How We’re Fooled By What We Can Measure

“We don’t know how to measure what we care about, so we care about what we measure.”

-Richard Tapia

Whoa. That’s powerhouse! And from the mouth of a mathematician!

I think he captures how uncomfortable we are with the uncertainty of our lives (what we care about), so we cling to what we think we know. Isn’t that part of what we get from measuring things? A feeling of certainty? Even if we really can’t know a thing for sure?

But there’s something terribly wrong with that as a life strategy, isn’t there?

First mistake: we put our faith in what we can measure, even if our measuring tools are flawed, our questions are flawed, or we’re trying to measure the unmeasurable.

Second mistake: through the measuring, we fool ourselves into thinking we know something for sure and forget to wonder what else there may be. We trade mystery for what we can quantify and slam the door on what’s possible.

Just like the fruit flies who forget they can escape from the wide-open jar after a period of confinement. Having already tried, they know “for sure” they can’t get out.

Or like the doctors who forget to search for the deeper meaning of their patient’s illness once they’ve named “what’s wrong” (the diagnosis). They lose the deeper context, root causes, and rich solutions to their patient’s problems.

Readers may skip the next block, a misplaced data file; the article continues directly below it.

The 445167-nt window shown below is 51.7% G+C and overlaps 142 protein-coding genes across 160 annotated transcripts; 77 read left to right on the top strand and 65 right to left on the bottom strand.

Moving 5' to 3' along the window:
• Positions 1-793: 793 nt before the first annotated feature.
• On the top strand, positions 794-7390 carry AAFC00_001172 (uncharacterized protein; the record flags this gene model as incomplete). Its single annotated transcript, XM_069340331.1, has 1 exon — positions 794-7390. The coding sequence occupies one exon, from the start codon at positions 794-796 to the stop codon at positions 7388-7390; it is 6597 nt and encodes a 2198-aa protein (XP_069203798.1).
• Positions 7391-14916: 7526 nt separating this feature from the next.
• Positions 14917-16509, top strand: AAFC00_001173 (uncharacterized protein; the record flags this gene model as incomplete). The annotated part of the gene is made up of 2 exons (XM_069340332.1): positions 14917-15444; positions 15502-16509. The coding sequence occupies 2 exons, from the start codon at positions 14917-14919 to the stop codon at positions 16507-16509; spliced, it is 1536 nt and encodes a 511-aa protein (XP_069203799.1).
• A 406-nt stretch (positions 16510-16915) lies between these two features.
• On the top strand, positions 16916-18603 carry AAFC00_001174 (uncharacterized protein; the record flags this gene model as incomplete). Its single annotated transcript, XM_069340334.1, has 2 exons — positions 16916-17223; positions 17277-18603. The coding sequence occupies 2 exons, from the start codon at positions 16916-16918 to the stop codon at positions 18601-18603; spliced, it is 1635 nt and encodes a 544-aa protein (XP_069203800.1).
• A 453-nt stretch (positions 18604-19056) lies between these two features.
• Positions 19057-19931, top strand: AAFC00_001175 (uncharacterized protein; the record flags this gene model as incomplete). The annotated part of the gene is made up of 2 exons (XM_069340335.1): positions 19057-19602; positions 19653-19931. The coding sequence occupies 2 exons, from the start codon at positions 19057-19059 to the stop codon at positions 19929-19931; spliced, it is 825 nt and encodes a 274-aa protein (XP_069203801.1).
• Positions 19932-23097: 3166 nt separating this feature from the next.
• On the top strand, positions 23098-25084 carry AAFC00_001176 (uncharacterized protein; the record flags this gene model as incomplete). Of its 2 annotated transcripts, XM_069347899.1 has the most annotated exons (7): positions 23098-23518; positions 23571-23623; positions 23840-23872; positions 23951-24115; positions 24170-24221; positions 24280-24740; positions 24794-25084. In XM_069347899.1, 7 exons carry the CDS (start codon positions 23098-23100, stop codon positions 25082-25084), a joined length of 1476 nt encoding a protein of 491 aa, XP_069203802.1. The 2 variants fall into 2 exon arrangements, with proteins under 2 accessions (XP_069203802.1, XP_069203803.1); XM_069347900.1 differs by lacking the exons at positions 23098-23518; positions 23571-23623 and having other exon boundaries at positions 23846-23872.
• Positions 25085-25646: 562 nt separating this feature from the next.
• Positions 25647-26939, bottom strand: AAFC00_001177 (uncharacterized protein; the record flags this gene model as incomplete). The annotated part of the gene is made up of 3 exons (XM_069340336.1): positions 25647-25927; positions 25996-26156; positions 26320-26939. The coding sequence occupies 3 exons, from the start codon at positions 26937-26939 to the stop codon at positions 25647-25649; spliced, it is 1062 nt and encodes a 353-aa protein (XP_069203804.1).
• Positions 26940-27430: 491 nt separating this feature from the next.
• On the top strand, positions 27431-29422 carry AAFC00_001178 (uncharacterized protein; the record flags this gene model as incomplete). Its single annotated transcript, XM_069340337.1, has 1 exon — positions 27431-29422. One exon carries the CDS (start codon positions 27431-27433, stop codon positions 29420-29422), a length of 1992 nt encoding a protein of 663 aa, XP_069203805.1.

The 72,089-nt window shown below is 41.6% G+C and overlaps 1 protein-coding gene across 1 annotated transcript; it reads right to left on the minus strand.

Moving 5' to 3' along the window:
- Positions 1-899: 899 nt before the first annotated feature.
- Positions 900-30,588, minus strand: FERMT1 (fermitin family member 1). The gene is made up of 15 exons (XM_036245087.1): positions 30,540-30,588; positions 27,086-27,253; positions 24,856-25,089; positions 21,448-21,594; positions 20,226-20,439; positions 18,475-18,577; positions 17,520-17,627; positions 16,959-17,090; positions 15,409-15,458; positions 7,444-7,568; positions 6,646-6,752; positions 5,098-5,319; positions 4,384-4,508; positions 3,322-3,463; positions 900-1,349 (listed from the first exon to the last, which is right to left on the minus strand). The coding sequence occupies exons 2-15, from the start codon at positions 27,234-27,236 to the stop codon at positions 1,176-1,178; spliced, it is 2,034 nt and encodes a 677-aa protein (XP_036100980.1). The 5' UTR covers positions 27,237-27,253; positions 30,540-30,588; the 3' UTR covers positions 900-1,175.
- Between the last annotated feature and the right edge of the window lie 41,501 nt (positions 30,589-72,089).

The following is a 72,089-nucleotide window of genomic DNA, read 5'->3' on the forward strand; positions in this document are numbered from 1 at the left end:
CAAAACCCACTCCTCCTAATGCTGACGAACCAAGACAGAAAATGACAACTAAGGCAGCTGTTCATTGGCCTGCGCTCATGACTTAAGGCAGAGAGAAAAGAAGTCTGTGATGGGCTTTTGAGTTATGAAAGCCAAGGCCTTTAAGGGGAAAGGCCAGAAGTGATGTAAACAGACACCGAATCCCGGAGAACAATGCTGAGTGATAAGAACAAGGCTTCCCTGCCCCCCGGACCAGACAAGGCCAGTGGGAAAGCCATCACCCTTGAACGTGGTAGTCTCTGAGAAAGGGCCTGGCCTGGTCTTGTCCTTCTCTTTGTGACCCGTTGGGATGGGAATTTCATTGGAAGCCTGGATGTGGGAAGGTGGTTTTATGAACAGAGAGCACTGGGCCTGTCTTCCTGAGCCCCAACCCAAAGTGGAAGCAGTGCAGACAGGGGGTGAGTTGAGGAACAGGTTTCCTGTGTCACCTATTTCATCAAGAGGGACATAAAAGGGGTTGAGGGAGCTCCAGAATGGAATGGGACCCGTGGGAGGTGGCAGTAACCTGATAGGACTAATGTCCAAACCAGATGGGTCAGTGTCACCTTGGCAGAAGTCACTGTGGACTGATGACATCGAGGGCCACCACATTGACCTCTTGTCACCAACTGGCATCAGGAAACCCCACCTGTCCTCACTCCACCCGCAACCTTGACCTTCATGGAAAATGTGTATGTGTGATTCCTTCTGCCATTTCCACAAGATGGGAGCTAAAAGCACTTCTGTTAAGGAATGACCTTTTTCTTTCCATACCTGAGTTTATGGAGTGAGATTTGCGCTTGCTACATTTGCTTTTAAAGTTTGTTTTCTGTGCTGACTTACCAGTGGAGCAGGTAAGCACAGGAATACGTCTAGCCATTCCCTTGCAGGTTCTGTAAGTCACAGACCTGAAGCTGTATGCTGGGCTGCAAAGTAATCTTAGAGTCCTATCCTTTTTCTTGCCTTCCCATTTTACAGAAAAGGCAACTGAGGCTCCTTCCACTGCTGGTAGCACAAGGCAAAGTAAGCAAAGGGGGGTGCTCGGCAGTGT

Or just like us—how we give our power away to the “experts,” who’ve measured us in their expert ways, but still don’t know us as well as we do.

Don’t get me wrong, I love measuring things! But why can’t we do both? Collect data and stay present for what we don’t know, for the mystery of life, for what our data may not tell us? At the same time? Acknowledging how life is messy like that?

I’d love to hear your thoughts!

Have a gorgeous day!


Karyn Shanks MD


Karyn Shanks, MD, is a physician who lives and practices in Iowa City. Her work is inspired by the revolutionary science of Functional Medicine, body-mind wisdom, and the transformational journeys of thousands of clients over her twenty-eight year career. She believes that the bones of healing are in what we do for ourselves.

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